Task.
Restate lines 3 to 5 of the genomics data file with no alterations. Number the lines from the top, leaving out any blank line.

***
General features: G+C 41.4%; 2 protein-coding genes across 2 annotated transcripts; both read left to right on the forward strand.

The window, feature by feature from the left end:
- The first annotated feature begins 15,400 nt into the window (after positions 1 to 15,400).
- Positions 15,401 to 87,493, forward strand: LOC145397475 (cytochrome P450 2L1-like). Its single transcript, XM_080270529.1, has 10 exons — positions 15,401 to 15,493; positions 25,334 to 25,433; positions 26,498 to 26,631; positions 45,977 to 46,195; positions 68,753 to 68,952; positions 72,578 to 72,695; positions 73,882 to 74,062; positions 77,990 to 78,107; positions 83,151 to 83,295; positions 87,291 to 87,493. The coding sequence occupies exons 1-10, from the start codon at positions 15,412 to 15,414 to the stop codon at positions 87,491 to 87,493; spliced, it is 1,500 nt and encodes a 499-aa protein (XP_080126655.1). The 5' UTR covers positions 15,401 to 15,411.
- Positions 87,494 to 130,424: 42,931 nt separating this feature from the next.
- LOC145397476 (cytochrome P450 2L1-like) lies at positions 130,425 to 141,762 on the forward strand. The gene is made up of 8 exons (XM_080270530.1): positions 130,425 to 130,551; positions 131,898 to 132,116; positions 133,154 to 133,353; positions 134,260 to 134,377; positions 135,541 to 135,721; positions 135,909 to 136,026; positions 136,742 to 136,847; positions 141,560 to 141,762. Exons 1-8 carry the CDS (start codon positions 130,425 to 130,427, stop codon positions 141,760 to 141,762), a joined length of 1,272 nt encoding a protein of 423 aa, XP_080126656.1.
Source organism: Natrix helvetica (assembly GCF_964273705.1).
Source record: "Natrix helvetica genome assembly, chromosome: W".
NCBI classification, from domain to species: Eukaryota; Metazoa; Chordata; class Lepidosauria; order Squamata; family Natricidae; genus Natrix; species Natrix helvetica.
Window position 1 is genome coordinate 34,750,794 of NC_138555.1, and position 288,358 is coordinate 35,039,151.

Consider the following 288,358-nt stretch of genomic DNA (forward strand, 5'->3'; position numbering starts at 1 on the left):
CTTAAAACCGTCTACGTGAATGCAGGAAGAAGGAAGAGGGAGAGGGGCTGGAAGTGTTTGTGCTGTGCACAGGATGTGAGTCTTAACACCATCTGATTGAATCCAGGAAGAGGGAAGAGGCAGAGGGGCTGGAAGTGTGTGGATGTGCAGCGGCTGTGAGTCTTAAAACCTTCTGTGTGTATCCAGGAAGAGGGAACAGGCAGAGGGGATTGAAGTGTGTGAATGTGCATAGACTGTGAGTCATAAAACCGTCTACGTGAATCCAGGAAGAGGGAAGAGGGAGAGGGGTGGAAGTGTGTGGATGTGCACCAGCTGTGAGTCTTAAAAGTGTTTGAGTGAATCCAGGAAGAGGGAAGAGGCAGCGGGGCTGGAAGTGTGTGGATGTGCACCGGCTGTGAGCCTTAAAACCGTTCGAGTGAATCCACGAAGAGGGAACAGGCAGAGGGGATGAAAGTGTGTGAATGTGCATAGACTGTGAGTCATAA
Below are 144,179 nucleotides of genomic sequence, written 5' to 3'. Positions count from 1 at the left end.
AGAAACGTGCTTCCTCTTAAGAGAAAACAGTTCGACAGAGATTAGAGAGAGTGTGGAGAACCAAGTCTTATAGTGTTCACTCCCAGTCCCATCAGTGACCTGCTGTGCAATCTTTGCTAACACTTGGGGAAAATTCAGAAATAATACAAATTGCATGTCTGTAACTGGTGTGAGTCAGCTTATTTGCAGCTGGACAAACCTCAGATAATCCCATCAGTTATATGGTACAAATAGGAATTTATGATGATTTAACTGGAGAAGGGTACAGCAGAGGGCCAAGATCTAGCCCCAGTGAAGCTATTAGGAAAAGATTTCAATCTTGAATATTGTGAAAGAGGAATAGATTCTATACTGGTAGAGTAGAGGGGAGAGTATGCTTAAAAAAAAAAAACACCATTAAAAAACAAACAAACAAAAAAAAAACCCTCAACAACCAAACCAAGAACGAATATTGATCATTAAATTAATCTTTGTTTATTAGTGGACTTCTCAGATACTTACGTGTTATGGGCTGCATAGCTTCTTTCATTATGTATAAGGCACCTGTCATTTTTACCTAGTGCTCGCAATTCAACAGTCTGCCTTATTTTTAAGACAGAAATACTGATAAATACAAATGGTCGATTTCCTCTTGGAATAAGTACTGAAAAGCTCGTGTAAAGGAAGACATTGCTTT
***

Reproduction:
- The first annotated feature begins 15,400 nt into the window (after positions 1 to 15,400).
- Positions 15,401 to 87,493, forward strand: LOC145397475 (cytochrome P450 2L1-like). Its single transcript, XM_080270529.1, has 10 exons — positions 15,401 to 15,493; positions 25,334 to 25,433; positions 26,498 to 26,631; positions 45,977 to 46,195; positions 68,753 to 68,952; positions 72,578 to 72,695; positions 73,882 to 74,062; positions 77,990 to 78,107; positions 83,151 to 83,295; positions 87,291 to 87,493. The coding sequence occupies exons 1-10, from the start codon at positions 15,412 to 15,414 to the stop codon at positions 87,491 to 87,493; spliced, it is 1,500 nt and encodes a 499-aa protein (XP_080126655.1). The 5' UTR covers positions 15,401 to 15,411.
- Positions 87,494 to 130,424: 42,931 nt separating this feature from the next.